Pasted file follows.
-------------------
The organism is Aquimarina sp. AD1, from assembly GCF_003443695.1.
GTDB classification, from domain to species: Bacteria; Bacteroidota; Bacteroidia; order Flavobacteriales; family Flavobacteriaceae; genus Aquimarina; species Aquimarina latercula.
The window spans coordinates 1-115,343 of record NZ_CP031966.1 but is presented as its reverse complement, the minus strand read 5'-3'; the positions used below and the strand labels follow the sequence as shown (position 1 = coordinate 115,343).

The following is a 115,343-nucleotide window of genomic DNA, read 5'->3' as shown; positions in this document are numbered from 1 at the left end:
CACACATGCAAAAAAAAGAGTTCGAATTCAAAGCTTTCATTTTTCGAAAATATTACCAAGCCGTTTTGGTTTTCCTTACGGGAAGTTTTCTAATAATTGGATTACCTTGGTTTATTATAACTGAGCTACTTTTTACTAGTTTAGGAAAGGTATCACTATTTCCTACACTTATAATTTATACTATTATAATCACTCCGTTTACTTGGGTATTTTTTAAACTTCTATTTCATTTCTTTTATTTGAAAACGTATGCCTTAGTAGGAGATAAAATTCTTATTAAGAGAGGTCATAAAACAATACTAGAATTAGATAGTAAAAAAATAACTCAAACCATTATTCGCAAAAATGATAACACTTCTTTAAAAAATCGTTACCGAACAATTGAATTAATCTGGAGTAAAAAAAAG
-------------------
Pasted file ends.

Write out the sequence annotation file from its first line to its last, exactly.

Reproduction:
The organism is Aquimarina sp. AD1, from assembly GCF_003443695.1.
GTDB classification, from domain to species: Bacteria; Bacteroidota; Bacteroidia; order Flavobacteriales; family Flavobacteriaceae; genus Aquimarina; species Aquimarina latercula.
The window spans coordinates 1-115,343 of record NZ_CP031966.1 but is presented as its reverse complement, the minus strand read 5'-3'; the positions used below and the strand labels follow the sequence as shown (position 1 = coordinate 115,343).

The following is a 115,343-nucleotide window of genomic DNA, read 5'->3' as shown; positions in this document are numbered from 1 at the left end:
CACACATGCAAAAAAAAGAGTTCGAATTCAAAGCTTTCATTTTTCGAAAATATTACCAAGCCGTTTTGGTTTTCCTTACGGGAAGTTTTCTAATAATTGGATTACCTTGGTTTATTATAACTGAGCTACTTTTTACTAGTTTAGGAAAGGTATCACTATTTCCTACACTTATAATTTATACTATTATAATCACTCCGTTTACTTGGGTATTTTTTAAACTTCTATTTCATTTCTTTTATTTGAAAACGTATGCCTTAGTAGGAGATAAAATTCTTATTAAGAGAGGTCATAAAACAATACTAGAATTAGATAGTAAAAAAATAACTCAAACCATTATTCGCAAAAATGATAACACTTCTTTAAAAAATCGTTACCGAACAATTGAATTAATCTGGAGTAAAAAAAAG